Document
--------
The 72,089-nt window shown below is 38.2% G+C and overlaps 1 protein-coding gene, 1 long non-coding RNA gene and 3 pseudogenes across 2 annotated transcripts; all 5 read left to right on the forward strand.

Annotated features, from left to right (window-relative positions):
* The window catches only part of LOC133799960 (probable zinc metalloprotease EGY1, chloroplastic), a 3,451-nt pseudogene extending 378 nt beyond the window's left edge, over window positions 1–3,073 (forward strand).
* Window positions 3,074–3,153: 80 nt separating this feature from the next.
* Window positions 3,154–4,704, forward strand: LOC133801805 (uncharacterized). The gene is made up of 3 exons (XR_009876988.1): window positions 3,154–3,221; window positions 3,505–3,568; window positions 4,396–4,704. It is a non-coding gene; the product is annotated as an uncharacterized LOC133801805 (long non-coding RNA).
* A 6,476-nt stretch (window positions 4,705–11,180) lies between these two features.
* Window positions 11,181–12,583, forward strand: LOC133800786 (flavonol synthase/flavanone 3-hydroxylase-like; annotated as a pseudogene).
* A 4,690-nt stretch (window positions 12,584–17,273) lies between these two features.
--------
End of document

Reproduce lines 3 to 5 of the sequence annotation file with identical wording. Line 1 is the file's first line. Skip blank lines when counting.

* The window catches only part of LOC133799960 (probable zinc metalloprotease EGY1, chloroplastic), a 3,451-nt pseudogene extending 378 nt beyond the window's left edge, over window positions 1–3,073 (forward strand).
* Window positions 3,074–3,153: 80 nt separating this feature from the next.
* Window positions 3,154–4,704, forward strand: LOC133801805 (uncharacterized). The gene is made up of 3 exons (XR_009876988.1): window positions 3,154–3,221; window positions 3,505–3,568; window positions 4,396–4,704. It is a non-coding gene; the product is annotated as an uncharacterized LOC133801805 (long non-coding RNA).